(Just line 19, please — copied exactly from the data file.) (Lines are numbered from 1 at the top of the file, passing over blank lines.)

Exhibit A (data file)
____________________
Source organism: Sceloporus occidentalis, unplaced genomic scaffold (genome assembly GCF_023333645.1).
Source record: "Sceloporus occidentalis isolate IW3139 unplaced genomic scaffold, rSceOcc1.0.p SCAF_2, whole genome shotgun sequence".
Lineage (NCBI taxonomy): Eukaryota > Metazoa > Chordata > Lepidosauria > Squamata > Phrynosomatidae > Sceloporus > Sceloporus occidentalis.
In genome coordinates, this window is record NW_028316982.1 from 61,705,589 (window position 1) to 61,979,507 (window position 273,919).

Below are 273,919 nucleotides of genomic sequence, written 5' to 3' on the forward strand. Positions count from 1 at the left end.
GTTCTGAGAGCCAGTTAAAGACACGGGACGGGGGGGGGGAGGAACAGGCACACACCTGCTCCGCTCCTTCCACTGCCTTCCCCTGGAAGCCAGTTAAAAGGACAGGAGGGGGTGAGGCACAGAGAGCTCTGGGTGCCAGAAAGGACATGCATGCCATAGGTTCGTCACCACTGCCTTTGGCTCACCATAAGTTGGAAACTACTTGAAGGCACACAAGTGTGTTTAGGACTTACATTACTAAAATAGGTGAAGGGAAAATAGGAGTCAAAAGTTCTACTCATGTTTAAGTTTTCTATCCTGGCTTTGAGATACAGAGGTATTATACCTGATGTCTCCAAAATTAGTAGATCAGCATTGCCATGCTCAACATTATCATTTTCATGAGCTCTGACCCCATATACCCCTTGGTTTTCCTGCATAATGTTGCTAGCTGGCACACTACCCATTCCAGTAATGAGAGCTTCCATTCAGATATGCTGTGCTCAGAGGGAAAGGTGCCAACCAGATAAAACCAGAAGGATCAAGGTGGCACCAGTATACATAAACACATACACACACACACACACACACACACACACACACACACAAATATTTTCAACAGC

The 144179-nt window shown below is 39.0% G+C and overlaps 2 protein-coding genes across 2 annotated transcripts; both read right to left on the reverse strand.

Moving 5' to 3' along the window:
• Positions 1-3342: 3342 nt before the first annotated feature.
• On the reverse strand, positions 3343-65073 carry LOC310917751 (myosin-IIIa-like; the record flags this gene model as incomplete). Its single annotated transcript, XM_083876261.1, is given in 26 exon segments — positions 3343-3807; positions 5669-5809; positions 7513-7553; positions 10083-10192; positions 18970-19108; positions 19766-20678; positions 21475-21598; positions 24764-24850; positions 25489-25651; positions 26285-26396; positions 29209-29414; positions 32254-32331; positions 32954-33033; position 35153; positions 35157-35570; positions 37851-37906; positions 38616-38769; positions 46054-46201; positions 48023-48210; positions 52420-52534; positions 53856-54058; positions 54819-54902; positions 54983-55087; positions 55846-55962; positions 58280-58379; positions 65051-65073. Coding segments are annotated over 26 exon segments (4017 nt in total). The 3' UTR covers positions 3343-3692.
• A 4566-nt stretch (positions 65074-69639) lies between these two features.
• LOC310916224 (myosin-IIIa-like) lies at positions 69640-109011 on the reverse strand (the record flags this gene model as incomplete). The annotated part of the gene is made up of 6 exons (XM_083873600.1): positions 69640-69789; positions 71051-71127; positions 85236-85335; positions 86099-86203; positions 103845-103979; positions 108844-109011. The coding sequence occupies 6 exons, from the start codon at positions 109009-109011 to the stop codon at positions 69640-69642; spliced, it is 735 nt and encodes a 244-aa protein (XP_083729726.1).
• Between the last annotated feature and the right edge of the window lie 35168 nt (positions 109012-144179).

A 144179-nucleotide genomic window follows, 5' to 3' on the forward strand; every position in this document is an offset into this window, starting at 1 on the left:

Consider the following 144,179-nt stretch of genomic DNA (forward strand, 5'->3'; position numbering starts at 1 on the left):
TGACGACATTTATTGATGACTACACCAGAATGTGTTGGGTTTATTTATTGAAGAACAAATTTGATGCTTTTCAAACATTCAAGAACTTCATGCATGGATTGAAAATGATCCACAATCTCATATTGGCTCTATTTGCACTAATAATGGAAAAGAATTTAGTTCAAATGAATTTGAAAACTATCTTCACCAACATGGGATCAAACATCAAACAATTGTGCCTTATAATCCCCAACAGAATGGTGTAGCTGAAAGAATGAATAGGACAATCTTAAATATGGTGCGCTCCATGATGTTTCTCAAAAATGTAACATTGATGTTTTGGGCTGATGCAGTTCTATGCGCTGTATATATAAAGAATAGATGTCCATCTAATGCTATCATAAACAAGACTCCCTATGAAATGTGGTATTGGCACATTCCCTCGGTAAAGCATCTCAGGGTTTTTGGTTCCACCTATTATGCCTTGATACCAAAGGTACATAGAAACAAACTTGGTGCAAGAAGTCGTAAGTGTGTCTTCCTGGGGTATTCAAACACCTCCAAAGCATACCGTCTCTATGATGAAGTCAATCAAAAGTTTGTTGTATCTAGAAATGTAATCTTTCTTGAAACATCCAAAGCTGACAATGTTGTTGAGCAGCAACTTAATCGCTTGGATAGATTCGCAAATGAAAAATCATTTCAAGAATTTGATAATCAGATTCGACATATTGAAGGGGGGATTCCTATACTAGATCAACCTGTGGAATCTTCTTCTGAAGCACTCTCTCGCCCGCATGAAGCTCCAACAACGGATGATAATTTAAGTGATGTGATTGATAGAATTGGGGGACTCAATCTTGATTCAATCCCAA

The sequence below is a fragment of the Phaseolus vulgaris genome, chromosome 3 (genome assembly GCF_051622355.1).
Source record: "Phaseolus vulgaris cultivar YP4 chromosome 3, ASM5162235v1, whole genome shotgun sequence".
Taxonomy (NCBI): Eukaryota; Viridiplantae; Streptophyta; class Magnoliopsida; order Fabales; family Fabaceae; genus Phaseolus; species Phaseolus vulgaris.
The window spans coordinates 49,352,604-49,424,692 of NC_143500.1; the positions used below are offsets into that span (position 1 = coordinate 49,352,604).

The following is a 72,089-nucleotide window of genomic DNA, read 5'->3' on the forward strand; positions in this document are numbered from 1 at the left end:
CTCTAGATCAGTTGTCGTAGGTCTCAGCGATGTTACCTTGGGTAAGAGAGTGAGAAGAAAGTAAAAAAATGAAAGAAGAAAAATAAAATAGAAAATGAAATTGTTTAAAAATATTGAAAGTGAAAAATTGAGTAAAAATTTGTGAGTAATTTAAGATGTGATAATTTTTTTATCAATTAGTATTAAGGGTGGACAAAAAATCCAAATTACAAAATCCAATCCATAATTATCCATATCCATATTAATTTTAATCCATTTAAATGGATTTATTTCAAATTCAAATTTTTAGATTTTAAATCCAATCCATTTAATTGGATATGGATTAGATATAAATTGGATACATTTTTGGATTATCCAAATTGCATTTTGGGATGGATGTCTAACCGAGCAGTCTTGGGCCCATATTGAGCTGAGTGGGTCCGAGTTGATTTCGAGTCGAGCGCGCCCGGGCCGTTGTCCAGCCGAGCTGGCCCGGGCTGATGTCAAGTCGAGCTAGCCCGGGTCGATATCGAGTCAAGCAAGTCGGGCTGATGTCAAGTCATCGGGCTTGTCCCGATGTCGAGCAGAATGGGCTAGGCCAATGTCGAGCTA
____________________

Taxonomy (NCBI): Eukaryota; Viridiplantae; Streptophyta; class Magnoliopsida; order Fabales; family Fabaceae; genus Phaseolus; species Phaseolus vulgaris.